An increasing number of patients with inflammatory bowel disease (IBD) are asking about faecal transplants and whether they work in treating colitis. Several studies have reported about the important role of the gut microbiota in IBD. Faecal microbiota transplant (FMT) is the process of transferring stool into a patient’s GI tract to repopulate the gut with healthy intestinal bacteria. In FMT, faecal matter is collected from healthy individuals who are screened to determine that the stool is safe for transplantation. The stool is processed and prepared for use, then placed in patients via methods such as colonoscopy, endoscopy or enema.
This treatment is currently very effective in recurring Clostridium difficile infections (gut infection causing diarrhoea). FMT has gained more interest as an alternative treatment option for IBD. There have been many studies describing FMT as therapy for IBD. However, most of these studies have been limited to small case studies and have reported varying efficacy. To date, good clinical trials investigating the efficacy of FMT in the treatment of ulcerative colitis (UC) have been limited.
This year at the European Crohn’s and Colitis Organization 2016 Congress (a gathering of world experts in IBD), a very exciting new study was presented by researchers in Australia. Dr. Paramsothy and his team recruited 81 patients across three Australian study sites: 41 patients received FMT treatment and 40 patients received a placebo (non-active treatment). All patients presented with active UC and were refractory to standard non-biologic treatment. Steroids were permitted, but were tapered to zero during the study period. The primary combined endpoint was endoscopic response on flexible sigmoidoscopy and clinical remission and response at eight weeks and 16 weeks. Patients received the first FMT and placebo treatment through a colonoscope. Subsequently, participants were given enemas that were self-administered five days per week for eight weeks.
After eight weeks, more than three times as many FMT patients responded to treatment than those in the control group. Specifically, 11 of the 41 FMT patients (27%) achieved the study’s primary goal and reported no UC symptoms and doctors determined the lining of the digestive tract had healed or substantially improved. Only three of the 40 patients (8%) in the control group reached this goal. When researchers looked at the number of patients reporting being symptom-free (and discounted clinician observation of the colon), they found that 44% of FMT patients reported improvement versus 20% in the control group. There was no difference in adverse events between the two groups.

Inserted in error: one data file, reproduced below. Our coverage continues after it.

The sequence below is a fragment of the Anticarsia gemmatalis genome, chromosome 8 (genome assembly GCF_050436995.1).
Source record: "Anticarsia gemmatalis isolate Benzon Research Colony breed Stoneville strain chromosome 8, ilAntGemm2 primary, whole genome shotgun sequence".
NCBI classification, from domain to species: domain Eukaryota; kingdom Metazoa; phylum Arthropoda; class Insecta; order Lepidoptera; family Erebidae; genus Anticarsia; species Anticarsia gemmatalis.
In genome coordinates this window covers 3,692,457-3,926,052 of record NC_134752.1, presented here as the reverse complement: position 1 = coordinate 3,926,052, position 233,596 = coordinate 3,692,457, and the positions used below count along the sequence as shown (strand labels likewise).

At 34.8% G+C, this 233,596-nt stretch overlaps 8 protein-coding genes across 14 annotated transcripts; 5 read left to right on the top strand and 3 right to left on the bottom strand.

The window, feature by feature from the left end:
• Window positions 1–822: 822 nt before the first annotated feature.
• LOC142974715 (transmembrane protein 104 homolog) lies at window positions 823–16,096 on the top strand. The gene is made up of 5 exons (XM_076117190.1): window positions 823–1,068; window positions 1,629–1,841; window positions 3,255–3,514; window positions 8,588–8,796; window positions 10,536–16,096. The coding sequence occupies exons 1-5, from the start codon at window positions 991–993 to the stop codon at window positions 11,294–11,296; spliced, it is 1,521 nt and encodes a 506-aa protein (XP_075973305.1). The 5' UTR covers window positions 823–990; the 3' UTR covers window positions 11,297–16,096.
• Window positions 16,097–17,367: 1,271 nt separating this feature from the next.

The researchers conclude that the study is the first multi-centred trial that uses an intense therapy of FMT infusions, 40 over eight weeks, and has been able to show definitively that faecal microbiota transplantation is an effective treatment for ulcerative colitis.
This study is important for many reasons. This is the largest, randomised controlled trial examining the efficacy of FMT in UC. In this study, each FMT enema consisted of stool from at least three donors to ensure that study results were not influenced by a “donor effect”, in which individual patient outcomes may be unduly influenced by the microbial characteristics of a single donor. In addition, patients with UC are accustomed to using enemas as part of previous treatment. As such, the approach used in this study would not be unusual and patients are likely to accept the therapy more readily.
A limitation of this study is that specific microbial analysis, which may identify the most effective strains of bacteria, was missing. It would be more useful to identify the exact groups of bacteria that are beneficial in this population and to administer only these to patients.
Nonetheless, the results are very encouraging and, in my opinion, will influence our practice in the very near future.
Dr Protima Amon
European Crohn’s and Colitis Organisation (ECCO) 2016 Congress: Abstract OP017. Presented March 18, 2016.